It is better to die on your feet than to live on your knees. – Emiliano Zapata

It is better to die on your feet than to live on your knees.

Emiliano Zapata

A person’s ideals are part of their identity; they arguably define the person even more than their appearances do. As a result, people who are steadfast on their beliefs naturally command more respect than those who keep changing theirs every now and then.

A person’s self-respect defines their character. Someone who is known to buckle under pressure does not generally merit the same regard as someone who knows how to hold their ground. Of course, this is not the same as being stubborn and clinging on to a belief, however irrational, just for the sake of it. It is totally okay for a person to change their opinion on a matter once they come across a better one. That said, when this change is necessitated more by compulsion and/or greed than a real change of mind, then that’s where people begin to assign lesser importance to you and your ideas.

Great historical figures are testimony to the fact that they did not compromise on their conviction, even if this meant laying down their lives. Even in the face of certain defeat, their belief was unwavering. They stood up for their ideas, instead of letting others tell them what to believe in.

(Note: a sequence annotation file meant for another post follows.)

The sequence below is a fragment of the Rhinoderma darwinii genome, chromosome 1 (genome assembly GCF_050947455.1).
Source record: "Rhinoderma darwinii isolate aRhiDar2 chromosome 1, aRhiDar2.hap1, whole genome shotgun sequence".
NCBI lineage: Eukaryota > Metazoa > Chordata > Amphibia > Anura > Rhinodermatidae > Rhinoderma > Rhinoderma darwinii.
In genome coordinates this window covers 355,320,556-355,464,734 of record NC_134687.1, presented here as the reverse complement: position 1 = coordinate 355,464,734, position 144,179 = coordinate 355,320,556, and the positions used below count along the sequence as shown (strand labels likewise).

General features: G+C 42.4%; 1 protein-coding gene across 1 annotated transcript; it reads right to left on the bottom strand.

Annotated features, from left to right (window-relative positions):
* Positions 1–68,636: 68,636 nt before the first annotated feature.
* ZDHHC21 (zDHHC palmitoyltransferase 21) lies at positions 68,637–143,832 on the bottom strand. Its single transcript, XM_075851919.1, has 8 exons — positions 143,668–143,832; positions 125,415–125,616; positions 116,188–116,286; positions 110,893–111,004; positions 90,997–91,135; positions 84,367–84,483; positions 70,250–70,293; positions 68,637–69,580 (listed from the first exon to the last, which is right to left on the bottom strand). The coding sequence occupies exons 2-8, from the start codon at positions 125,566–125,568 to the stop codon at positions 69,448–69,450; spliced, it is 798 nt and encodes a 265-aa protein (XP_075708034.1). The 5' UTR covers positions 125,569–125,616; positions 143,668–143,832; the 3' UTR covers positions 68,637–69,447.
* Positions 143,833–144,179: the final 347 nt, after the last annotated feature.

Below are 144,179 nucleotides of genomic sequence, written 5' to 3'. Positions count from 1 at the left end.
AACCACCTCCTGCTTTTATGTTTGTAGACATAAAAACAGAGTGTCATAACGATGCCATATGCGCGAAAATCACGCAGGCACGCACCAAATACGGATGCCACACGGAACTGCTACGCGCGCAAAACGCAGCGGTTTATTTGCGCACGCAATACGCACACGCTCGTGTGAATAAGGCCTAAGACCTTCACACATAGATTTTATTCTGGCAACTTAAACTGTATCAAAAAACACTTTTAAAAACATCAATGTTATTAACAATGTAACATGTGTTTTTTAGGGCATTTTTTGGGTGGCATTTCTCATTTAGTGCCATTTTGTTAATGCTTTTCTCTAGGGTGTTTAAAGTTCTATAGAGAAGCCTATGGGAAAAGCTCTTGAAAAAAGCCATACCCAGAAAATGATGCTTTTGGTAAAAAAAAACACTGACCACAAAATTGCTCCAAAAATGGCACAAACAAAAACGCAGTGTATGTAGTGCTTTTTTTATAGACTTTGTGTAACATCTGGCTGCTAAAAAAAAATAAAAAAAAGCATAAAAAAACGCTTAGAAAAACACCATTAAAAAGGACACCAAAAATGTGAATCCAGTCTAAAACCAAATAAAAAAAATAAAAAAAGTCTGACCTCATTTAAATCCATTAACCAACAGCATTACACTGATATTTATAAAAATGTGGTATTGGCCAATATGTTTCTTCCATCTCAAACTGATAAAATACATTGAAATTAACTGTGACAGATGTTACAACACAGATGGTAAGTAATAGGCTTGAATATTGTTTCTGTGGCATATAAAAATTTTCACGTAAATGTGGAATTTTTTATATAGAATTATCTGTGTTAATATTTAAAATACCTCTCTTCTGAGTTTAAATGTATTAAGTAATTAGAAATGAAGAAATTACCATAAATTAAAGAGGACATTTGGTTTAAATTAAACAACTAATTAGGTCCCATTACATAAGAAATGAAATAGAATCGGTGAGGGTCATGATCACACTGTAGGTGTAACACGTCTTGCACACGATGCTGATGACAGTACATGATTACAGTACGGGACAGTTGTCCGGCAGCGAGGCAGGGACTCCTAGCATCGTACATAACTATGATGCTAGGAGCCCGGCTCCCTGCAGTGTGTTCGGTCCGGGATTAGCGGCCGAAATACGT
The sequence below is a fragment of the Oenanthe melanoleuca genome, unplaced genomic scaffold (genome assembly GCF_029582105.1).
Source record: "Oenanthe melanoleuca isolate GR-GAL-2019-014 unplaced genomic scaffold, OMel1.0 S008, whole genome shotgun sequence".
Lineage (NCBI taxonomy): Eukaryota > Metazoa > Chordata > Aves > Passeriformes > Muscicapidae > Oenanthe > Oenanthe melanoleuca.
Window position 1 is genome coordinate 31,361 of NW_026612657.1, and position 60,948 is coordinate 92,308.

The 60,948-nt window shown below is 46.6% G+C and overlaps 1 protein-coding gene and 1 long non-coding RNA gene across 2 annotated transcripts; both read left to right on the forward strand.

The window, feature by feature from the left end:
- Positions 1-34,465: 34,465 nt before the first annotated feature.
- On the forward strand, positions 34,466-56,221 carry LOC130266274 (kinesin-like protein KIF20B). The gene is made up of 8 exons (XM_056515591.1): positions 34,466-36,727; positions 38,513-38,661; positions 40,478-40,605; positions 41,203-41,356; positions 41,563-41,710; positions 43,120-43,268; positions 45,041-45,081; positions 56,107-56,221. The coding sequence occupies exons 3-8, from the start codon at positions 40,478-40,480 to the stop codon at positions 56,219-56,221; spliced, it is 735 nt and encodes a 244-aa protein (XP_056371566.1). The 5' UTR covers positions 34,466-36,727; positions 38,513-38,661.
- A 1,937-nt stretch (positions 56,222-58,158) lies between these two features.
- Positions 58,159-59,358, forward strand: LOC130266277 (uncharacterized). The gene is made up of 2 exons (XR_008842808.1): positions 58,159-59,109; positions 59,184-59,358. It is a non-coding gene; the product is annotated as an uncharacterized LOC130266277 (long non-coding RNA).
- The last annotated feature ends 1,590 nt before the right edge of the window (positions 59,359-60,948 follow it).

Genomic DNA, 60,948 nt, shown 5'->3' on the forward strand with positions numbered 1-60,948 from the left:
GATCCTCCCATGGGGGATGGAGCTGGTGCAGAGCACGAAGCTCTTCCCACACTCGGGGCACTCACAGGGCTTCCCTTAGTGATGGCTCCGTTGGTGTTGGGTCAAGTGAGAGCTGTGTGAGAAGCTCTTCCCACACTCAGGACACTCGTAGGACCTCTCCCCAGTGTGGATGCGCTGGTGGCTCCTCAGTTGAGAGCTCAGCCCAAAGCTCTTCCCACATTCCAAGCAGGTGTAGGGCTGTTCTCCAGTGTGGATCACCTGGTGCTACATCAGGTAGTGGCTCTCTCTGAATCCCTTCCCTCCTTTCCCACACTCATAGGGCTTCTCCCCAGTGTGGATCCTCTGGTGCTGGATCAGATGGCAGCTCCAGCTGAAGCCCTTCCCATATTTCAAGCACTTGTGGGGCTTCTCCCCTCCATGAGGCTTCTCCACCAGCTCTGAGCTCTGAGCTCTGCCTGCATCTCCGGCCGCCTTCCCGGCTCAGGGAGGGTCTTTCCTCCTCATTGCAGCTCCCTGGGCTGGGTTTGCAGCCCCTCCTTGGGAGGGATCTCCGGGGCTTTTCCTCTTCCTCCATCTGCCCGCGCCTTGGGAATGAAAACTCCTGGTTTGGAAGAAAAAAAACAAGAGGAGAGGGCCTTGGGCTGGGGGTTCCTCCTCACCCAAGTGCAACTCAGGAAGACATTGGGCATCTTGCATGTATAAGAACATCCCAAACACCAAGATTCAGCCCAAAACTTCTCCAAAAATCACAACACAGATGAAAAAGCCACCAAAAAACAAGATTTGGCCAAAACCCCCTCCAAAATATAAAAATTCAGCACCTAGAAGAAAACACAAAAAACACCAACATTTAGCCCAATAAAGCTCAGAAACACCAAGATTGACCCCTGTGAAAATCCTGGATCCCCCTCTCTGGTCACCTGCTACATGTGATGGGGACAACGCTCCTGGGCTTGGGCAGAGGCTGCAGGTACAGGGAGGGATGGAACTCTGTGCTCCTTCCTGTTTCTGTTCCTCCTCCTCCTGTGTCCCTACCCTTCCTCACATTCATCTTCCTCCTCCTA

While the times have changed and things are not always about life and death, it is no less important to be firm in your beliefs. You may, for example, find easy, unethical ways of climbing up the rungs of the corporate hierarchy faster, but this will forever ruin not just others’ opinion of you, but your own as well. People may respect you by dint of your position, but hardly anyone will truly look up to you. On the other hand, someone who is self-made inspires and commands respect from everyone they come in touch with.

Emiliano Zapata Salazar, popularly known as just Emiliano Zapata, was a Mexican revolutionary. Celebrated across the world for his role in liberating Mexico from Spanish rule, Zapata once said: “It is better to die on your feet than to live on your knees.”